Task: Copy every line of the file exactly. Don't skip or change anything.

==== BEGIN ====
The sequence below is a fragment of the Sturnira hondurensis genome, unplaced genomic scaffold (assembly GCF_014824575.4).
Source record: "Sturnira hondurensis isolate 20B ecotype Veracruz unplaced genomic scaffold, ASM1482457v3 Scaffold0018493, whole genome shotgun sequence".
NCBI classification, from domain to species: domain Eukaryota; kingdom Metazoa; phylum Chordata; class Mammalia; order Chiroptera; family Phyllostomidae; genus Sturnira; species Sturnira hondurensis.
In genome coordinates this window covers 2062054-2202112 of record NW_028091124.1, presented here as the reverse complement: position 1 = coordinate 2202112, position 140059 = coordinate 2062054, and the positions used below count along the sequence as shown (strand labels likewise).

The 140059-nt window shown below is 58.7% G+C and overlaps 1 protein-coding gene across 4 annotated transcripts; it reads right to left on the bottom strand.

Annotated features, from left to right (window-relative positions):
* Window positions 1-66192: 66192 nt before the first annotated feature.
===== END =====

The sequence below is a fragment of the Sturnira hondurensis genome, unplaced genomic scaffold (assembly GCF_014824575.4).
Source record: "Sturnira hondurensis isolate 20B ecotype Veracruz unplaced genomic scaffold, ASM1482457v3 Scaffold0018493, whole genome shotgun sequence".
NCBI classification, from domain to species: domain Eukaryota; kingdom Metazoa; phylum Chordata; class Mammalia; order Chiroptera; family Phyllostomidae; genus Sturnira; species Sturnira hondurensis.
In genome coordinates this window covers 2062054-2202112 of record NW_028091124.1, presented here as the reverse complement: position 1 = coordinate 2202112, position 140059 = coordinate 2062054, and the positions used below count along the sequence as shown (strand labels likewise).

The 140059-nt window shown below is 58.7% G+C and overlaps 1 protein-coding gene across 4 annotated transcripts; it reads right to left on the bottom strand.

Annotated features, from left to right (window-relative positions):
* Window positions 1-66192: 66192 nt before the first annotated feature.